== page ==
Electric vehicles tantalizingly close to price parity with gas burners

Electric vehicles tantalizingly close to price parity with gas burners

The main barrier to widespread EV adoption, from a car buyer’s standpoint, is a very simple one: they cost more to buy than legacy vehicles. On a total cost of ownership basis, owning an EV is actually cheaper than owning a gas-burner, as numerous studies have demonstrated (Would you believe it can be cheaper to own a Tesla Model 3 than a Toyota Camry?), but many buyers don’t look beyond the price on the sticker at the dealership, and purchase prices for EVs still tend to be substantially higher than those of “comparable” fossil rides. However, as Christopher Mims writes in a recent Wall Street Journal article, the gap is narrowing.

Above: A Tesla Model 3 (Image: Casey Murphy / EVANNEX).

Due to a variety of factors, the costs of producing EVs could drop drastically over the next few years, and given the competitive nature of the auto industry, automakers are likely to pass on much of the savings to buyers by lowering prices.

The main reason for the steadily shrinking cost of an EV can be found in its batteries. The battery pack is the single most expensive component in an EV, and this is the reason they’ve always cost more than legacy vehicles. But battery costs have been on a steady downward trajectory ever since the advent of modern EVs, thanks to improvements in the technology, along with economies of scale resulting from higher production volumes.

“Battery costs are the biggest contributor to the overall change in the cost of EVs, and their premium compared to [internal combustion engine] vehicles,” Paul Augustine, Director of Sustainability at Lyft, told the WSJ. “We’ve seen that cost drop 90% from 2010 to 2020.”

This trend went into reverse in 2022, as the aftermath of the COVID pandemic caused raw-material prices to soar. According to BloombergNEF, the price of an EV battery pack rose 6.9% compared to 2021— the first increase since Bloomberg began following the market in 2010.

Some feared that the party was over, and that battery prices would level off or even continue to increase. This didn’t happen, for several reasons. First, the Invisible Hand of the free market went to work, and higher prices gave producers an incentive to ramp up production. Second, automakers began using different battery chemistries that don’t require as much of the most expensive raw materials.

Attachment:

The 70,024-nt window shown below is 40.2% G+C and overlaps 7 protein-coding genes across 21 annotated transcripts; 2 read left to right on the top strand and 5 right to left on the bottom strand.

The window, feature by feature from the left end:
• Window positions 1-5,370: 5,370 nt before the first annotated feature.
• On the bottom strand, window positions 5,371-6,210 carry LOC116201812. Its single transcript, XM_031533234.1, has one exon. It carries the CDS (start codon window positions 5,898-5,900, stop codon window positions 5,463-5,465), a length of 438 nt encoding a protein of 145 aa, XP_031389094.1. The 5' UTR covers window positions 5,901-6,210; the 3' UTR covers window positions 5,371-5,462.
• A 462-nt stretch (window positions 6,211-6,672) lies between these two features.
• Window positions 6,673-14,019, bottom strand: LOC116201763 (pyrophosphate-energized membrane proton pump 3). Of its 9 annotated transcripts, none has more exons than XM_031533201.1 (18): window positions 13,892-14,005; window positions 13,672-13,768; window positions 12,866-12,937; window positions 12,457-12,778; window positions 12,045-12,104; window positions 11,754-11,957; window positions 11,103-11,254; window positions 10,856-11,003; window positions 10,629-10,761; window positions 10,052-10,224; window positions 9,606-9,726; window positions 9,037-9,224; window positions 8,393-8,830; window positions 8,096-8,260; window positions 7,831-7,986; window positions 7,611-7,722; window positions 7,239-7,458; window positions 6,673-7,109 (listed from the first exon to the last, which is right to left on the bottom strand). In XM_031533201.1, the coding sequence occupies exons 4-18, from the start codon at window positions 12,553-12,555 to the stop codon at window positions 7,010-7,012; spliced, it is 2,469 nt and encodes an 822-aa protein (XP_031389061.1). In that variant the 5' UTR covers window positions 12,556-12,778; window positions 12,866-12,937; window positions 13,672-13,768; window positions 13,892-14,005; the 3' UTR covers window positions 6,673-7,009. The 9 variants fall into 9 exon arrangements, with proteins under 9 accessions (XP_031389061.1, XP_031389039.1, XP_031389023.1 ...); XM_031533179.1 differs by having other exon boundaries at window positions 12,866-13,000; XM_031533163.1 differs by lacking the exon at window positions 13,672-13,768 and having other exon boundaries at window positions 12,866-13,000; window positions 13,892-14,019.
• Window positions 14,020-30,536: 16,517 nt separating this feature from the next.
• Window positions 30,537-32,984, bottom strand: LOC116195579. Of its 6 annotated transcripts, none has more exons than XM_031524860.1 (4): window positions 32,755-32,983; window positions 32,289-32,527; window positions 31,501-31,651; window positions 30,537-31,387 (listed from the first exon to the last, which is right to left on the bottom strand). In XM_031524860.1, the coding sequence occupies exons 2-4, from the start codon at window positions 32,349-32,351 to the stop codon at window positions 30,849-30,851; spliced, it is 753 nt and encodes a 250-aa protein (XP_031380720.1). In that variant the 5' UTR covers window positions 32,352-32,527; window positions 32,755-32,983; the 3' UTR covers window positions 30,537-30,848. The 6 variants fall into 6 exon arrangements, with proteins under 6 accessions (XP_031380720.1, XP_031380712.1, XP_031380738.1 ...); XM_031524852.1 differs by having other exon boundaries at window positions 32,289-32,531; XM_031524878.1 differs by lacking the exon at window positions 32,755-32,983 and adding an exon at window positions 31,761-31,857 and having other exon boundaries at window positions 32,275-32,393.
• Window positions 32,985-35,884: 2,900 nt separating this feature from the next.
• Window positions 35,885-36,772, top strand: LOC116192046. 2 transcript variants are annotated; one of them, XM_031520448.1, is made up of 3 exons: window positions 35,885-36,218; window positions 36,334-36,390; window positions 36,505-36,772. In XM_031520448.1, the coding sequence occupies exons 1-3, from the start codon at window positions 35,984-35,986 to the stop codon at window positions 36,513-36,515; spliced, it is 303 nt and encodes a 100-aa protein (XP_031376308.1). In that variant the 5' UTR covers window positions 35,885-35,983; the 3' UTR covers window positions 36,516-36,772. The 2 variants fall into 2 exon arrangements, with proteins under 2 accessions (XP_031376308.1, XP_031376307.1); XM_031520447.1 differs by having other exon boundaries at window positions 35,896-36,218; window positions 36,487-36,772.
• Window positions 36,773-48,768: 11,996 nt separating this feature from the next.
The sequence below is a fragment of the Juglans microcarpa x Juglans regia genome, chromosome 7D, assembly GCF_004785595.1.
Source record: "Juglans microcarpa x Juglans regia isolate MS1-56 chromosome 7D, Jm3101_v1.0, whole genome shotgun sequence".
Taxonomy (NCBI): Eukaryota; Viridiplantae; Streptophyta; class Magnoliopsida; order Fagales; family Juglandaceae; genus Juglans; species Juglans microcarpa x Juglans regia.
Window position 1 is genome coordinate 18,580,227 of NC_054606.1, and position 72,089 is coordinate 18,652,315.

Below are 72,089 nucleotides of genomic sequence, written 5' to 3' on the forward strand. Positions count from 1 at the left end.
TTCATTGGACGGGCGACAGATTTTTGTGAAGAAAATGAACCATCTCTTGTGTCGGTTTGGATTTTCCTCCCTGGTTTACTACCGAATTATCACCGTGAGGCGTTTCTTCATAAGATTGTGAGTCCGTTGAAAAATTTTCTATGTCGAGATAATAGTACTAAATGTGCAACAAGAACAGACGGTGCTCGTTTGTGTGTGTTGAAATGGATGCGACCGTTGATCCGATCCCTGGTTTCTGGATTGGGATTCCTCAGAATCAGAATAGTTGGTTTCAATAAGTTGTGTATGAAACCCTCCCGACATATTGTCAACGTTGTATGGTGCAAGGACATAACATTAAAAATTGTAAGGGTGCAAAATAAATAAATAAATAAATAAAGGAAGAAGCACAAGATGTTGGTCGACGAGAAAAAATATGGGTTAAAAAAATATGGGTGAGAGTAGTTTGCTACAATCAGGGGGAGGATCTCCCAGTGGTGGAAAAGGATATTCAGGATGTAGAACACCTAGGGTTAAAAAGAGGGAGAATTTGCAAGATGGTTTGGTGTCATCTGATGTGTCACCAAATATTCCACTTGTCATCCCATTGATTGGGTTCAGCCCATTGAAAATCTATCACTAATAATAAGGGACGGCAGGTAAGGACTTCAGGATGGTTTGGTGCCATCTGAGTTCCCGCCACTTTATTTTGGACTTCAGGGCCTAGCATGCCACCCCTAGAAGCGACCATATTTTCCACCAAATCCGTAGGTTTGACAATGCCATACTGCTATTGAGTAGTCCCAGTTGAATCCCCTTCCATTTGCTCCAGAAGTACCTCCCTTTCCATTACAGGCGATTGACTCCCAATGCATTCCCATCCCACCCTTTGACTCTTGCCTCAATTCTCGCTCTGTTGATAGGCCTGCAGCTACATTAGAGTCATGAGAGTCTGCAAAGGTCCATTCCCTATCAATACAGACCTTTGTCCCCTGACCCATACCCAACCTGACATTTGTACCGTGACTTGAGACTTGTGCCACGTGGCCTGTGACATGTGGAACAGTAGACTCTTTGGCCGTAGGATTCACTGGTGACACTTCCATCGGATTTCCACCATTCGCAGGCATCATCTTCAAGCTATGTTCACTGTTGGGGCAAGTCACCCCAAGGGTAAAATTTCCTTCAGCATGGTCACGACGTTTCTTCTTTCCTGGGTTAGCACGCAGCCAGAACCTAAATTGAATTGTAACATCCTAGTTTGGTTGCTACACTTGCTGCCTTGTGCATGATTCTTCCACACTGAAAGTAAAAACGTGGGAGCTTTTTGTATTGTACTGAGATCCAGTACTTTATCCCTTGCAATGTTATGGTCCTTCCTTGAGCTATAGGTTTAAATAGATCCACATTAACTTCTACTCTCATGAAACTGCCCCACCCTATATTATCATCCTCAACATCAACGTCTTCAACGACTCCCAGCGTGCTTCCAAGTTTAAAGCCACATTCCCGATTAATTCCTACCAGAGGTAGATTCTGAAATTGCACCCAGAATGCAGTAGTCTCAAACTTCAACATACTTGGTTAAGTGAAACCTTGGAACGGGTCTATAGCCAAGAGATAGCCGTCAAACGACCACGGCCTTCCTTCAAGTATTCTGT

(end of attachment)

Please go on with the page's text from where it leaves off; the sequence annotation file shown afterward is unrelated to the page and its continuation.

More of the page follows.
To date, most EVs have used batteries based on chemistries that use nickel and cobalt, which are not only expensive, but also come from regions with poor environmental and human-rights records. However, for some time, Chinese automakers have been using a different battery chemistry—lithium-iron-phosphate (LFP), which uses no nickel or cobalt. Tesla began offering LFP-based battery packs in 2021, and now VW, Ford and other automakers are expanding their use of LFP chemistries.

Ryan Castilloux, Managing Director at Adamas Intelligence, told the WSJ that iron-based batteries now account for almost a third of all EV batteries produced worldwide, and he expects that share to grow. Nickel-based chemistries, which offer better energy density, will continue to be preferred for some vehicle segments, but LFP, which is cheaper and more durable, is likely to become the technology of choice for lower-priced mass-market EVs.

Batteries aren’t the only components that are expected to see price drops. Every day brings news of breakthroughs having to do with motors, inverters, electronics, and even such mundane parts as brakes and tires—and increasing range and lowering costs are top priorities.

Technological advances will deliver cost savings, but economies of scale will play an even more important role—and the scale of everything to do with EVs is expected to blast off over the next few years. Automakers and battery producers have massive investment in EV production lines, battery plants and new sources of raw materials in the pipeline—consulting firm AlixPartners told the WSJ that automakers will invest a collective half a trillion dollars in EV development and production through 2026.

All of the above should be enough to deliver substantial price reductions for EVs over the next few years. And there’s much more going on. The revamped tax credits included in the Inflation Reduction Act will deliver substantial savings to some EV buyers, but there’s a much less well-known section of the IRA that could have many times the impact of the tax credits.

Section 45X authorizes 10 years’ worth of funding for battery production credits that could reimburse a manufacturer for a big chunk of the cost of building a battery. One EV battery production expert told Car and Driver that Section 45X could cut one-third to one-half off the total cost of a US-made battery pack. And here’s the kicker: Because the subsidy is based on a fixed dollar amount, if the actual cost of producing a battery pack continues to drop, the cost to the manufacturer after the subsidy could theoretically fall to zero.

Of course, there are a lot of unknowns when dealing with a new technology, so prices can’t be predicted with any precision. It does seem certain, however, that EVs will continue to get cheaper, and as the WSJ’s Christopher Mims puts it, car buyers could soon be in a very strange position: If they insist on sticking with last-generation technology, they’ll have to pay a premium.


Source: Wall Street Journal